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    including the machines that fire them

    [​IMG]

    and in Japan

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    all over the world. new housing construction usually turns up something. ammo, bombs and remains. including mass graves. North sea storms uncover this stuff as well as bunkers from Hitler's wall
     
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  4. Holly Saunders

    Holly Saunders Veteran Member
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    Shocking isn't it?...You would have thought that places like the UK and Germany which were heavily bombed and were reconstructed post war would have been cleared of most incendiary devices during the rebuilds...

    The houses here on the edge of North London were not built until the Mid 50's... all on farmland, but even now as recently of January this year Incendiary Bombs are still being found in the area on undeveloped farmland..


    6No. suspected WWII German Incendiary Bombs (IBs) have been found by an amateur archaeologist on the 240 acre farmland owned by xxxx






    IBs were dropped in huge numbers during WWII, falling in clusters in an attempt to start conflagrations around important strategic targets upon which the next wave of Luftwaffe bombers could drop their High Explosive (HE) devices.





    The small amount of HE filling in incendiary devices means that they have a very small potential of remaining active after more than 70 years in the ground, with the thermite filling typically having degraded.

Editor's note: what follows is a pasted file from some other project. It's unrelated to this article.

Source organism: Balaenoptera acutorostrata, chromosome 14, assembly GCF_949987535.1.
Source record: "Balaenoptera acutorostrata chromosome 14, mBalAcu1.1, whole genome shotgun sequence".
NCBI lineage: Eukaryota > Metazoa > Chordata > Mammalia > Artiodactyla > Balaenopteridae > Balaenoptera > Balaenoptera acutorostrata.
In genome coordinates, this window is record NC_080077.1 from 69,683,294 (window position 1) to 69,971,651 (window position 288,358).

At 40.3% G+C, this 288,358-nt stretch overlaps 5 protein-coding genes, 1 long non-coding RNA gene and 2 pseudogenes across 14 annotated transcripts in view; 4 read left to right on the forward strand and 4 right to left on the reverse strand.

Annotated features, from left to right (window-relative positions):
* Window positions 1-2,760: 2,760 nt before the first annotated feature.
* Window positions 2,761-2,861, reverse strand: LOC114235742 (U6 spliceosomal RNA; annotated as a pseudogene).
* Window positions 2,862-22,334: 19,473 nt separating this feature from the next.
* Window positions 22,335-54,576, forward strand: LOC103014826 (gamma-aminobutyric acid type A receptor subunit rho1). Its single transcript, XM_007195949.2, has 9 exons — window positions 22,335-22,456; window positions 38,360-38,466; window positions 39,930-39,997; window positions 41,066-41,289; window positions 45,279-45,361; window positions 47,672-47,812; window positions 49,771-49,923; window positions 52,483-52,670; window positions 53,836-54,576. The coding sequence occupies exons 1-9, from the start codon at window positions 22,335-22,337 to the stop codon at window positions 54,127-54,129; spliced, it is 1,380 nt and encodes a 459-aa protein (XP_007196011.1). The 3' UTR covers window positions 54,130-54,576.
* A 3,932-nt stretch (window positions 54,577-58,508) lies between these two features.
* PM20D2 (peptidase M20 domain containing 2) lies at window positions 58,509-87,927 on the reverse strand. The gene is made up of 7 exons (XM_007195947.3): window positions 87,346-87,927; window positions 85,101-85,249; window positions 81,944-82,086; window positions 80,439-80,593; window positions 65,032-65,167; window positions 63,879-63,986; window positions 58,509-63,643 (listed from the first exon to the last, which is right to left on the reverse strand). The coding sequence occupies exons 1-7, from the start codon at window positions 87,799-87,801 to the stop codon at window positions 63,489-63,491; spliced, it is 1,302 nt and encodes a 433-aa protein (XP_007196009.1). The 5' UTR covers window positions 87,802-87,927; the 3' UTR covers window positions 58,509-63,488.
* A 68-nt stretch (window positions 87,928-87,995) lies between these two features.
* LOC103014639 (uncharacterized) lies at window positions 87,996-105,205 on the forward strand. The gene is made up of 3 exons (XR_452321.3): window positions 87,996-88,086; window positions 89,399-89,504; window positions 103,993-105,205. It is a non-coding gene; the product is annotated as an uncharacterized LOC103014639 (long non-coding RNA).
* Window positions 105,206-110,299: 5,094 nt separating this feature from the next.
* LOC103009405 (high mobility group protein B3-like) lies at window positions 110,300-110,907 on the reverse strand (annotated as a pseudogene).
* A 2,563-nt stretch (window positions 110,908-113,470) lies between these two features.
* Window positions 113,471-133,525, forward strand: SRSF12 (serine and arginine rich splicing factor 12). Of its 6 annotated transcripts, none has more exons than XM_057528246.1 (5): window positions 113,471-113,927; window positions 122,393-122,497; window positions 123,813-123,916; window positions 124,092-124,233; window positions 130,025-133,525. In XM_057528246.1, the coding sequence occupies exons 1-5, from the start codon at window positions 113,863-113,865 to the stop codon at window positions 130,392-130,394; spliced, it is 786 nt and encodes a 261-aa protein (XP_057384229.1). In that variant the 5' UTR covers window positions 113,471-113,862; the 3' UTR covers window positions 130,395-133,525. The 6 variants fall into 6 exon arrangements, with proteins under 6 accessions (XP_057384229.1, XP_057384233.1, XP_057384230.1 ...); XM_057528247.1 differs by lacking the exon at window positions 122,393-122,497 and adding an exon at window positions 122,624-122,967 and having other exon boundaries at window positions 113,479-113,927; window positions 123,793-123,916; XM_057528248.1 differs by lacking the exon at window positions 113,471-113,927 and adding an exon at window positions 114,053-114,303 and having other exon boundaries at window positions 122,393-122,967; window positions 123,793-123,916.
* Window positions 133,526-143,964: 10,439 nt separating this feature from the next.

Still, better safe than sorry, and an Explosive Ordnance Disposal (EOD) team was duly called out to examine the devices and remove them for safe disposal.
     
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  5. Gary Ridenour

    Gary Ridenour Very Well-Known Member
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    [​IMG]

    an old photo I took when I served on an Ammo ship. those are either 500 or 1000 ponders. some of these could be un- exploded in Vietnam to. who knows. these were for aircraft
     
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  6. Gary Ridenour

    Gary Ridenour Very Well-Known Member
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    just in. they just found an un-exploded one in Frankfurt. big enough they say to flatten a city block. 60,000 evacuated. this is dated 1 hour ago.

    FRANKFURT - German explosives experts defused a massive World War Two bomb in the financial capital of Frankfurt on Sunday after tens of thousands of people were evacuated from their homes.
    More than 2,000 tonnes of live bombs and munitions are discovered each year in Germany, more than 70 years after the end of the war.
    British and American warplanes pummeled the country with 1.5 million tonnes of bombs that killed 600,000 people. Officials estimate that 15 percent of the bombs failed to explode, some burrowing six meters (20 feet) deep.

    http://www.msn.com/en-us/news/world...r7Dfo?li=BBnb7Kz&OCID=HPDHP#image=AAr7Dfo_1|4
     
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  7. Terry Page

    Terry Page Very Well-Known Member
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  8. Gary Ridenour

    Gary Ridenour Very Well-Known Member
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    OK Terry I didn't make the connection